integrated circuit An integrated circuit or monolithic integrated circuit (also referred to as an IC, a chip, or a microchip) is a set of electronic circuits on one small flat piece (or "chip") of semiconductor material, usually silicon. Large numbers of tiny ...
s, including CPUs, memory and even some relatively simple logic chips may no longer be produced because the technology has been superseded, their original developer has gone out of business or a competitor has bought them out and effectively killed off their products to remove competition. It is rarely worth redeveloping a product to get around these issues since its overall functionality and price/performance ratio has usually been superseded by that time as well. Some products become technologically obsolete due to changes in complementary products which results in the function of the first product being made unnecessary. For example, buggy whips became obsolete when people started to travel in cars rather than in horse-drawn buggies.

Functional obsolescence

Items become functionally obsolete when they can no longer adequately perform the function for which they were created. For example, while one could theoretically adapt an
Avro Lancaster The Avro Lancaster is a British World War II, Second World War heavy bomber. It was designed and manufactured by Avro as a contemporary of the Handley Page Halifax, both bombers having been developed to the same specification, as well as the S ...
to deploy modern
JDAM The Joint Direct Attack Munition (JDAM) is a guidance kit that converts unguided bombs, or "dumb bombs", into all-weather precision-guided munitions. JDAM-equipped bombs are guided by an integrated inertial guidance system coupled to a Global P ...
bombs, the situations in which it could actually succeed at doing so against modern air defenses would be so few that it would be essentially useless. Manufacturers and repair companies will typically cease support for products once they become obsolete as keeping production lines in place and parts in storage for a shrinking user base becomes unprofitable. This causes scarcity of spare parts and skilled technicians for repairs and thus escalates maintenance costs for obsolete products. This ultimately leads to prohibitive expense in keeping old technology functioning.

Architectural obsolescence

The term "obsolescence" was first applied to the built environment in 1910 in an attempt to explain American skyscrapers' sudden loss of value. New York engineer Reginald P. Bolton attributed this phenomenon to "something new and better out-competing the old" and calculated the average architectural lifespan of varying building types in order to formulate a rough estimate for their impending obsolescence. For example, he suggested that hotels' obsolescence will occur faster than banks due to their ever-changing functions and tastes.

Planned obsolescence

Sometimes marketers deliberately introduce obsolescence into their product strategy, with the objective of generating long-term sales volume by reducing the time between repeat purchases. One example might be producing an appliance which is deliberately designed to wear out within five years of its purchase, pushing consumers to replace it within five years.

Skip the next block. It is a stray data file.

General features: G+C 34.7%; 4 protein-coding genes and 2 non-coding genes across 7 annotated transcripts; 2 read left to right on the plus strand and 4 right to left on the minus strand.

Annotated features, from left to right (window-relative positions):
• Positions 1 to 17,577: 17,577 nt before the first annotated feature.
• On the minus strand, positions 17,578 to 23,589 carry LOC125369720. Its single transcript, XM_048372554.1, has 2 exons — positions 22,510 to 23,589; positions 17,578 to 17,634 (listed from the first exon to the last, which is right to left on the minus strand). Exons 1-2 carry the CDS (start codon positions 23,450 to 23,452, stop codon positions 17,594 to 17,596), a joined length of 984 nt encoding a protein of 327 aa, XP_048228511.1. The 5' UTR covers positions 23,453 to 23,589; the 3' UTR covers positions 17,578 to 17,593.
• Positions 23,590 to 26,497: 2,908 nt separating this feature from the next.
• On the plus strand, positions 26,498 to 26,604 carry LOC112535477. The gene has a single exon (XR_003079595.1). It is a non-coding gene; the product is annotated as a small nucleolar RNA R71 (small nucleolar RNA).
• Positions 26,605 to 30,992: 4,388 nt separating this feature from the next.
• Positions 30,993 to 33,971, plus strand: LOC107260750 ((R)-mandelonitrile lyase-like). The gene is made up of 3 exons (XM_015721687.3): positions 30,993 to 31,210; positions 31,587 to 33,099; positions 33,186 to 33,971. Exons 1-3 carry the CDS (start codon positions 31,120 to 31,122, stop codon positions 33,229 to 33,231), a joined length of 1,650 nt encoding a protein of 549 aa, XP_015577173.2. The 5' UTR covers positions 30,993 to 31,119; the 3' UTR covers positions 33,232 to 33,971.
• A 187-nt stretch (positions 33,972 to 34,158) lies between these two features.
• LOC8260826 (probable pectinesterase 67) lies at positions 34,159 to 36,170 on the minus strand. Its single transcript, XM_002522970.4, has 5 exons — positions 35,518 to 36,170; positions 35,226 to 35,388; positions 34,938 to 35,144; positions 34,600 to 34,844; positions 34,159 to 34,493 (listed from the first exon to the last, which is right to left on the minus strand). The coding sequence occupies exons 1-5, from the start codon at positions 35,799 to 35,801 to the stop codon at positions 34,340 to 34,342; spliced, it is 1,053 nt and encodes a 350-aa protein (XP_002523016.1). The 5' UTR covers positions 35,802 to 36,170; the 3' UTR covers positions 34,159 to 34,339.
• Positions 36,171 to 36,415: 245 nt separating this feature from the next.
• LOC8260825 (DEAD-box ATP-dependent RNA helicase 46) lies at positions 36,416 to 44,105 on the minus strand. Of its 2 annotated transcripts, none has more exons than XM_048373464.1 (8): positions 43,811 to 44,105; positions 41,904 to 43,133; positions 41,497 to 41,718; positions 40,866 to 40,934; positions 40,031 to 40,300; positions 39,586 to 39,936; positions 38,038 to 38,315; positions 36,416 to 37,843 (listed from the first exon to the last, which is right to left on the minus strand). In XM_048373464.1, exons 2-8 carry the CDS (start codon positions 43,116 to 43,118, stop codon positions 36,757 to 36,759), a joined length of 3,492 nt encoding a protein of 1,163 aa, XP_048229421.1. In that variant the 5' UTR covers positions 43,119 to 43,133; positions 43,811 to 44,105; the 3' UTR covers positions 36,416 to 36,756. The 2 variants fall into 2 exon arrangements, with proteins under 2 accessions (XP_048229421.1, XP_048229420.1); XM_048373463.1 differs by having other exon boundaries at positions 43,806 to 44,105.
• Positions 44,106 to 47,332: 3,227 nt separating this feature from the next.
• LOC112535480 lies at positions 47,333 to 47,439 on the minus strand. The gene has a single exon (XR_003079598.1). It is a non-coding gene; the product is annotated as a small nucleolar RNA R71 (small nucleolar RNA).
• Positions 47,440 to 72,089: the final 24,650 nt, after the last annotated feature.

Inventory obsolescence

Inventory Inventory (American English) or stock (British English) refers to the goods and materials that a business holds for the ultimate goal of resale, production or utilisation. Inventory management is a discipline primarily about specifying the sha ...
obsolescence occurs when retailers and other vendors hold stocks for anticipated future sales which turn out to be too slow to materialise. Holding excessive levels of stock or over-predicting potential demand increase the risks of products becoming obsolete and have a detrimental effect on the organisation's
cash flow A cash flow is a real or virtual movement of money: *a cash flow in its narrow sense is a payment (in a currency), especially from one central bank account to another; the term 'cash flow' is mostly used to describe payments that are expected ...
. Companies may address this problem alongside a periodic stock count by assessing which of their stock items are slow-moving or not selling at all.Dell
Managing Inventory Obsolescence for Improved Retail Performance
published 2012, accessed 25 February 2021

Style obsolescence

When a product is no longer desirable because it has gone out of the popular fashion, its style is obsolete. One example is flared leg jeans; although this article of clothing may still be perfectly functional, it is no longer desirable because style trends have moved away from the flared leg cut. Because of the "fashion cycle", stylistically obsolete products may eventually regain popularity and cease to be obsolete. An example is " acid-wash" jeans, which were popular in the 1980s, became stylistically obsolete in the mid to late 1990s, and returned to popularity in the 2000s.

Obsolescence management

Obsolescence management, also referred to as "Diminishing Manufacturing Sources and Material Shortages" (DMSMS), is defined as to the activities that are undertaken to mitigate the effects of obsolescence. Activities can include last-time buys, lifetime buys, and obsolescence monitoring.

See also


Further reading

* Bjoern Bartels, Ulrich Ermel, Peter Sandborn, and Michael G. Pecht: ''Strategies to the Prediction, Mitigation and Management of Product Obsolescence'', 1st. Ed., John Wiley & Sons, Inc., Hoboken, New Jersey, 2012, , ()

External links

* {{Authority control Problems in business economics Product management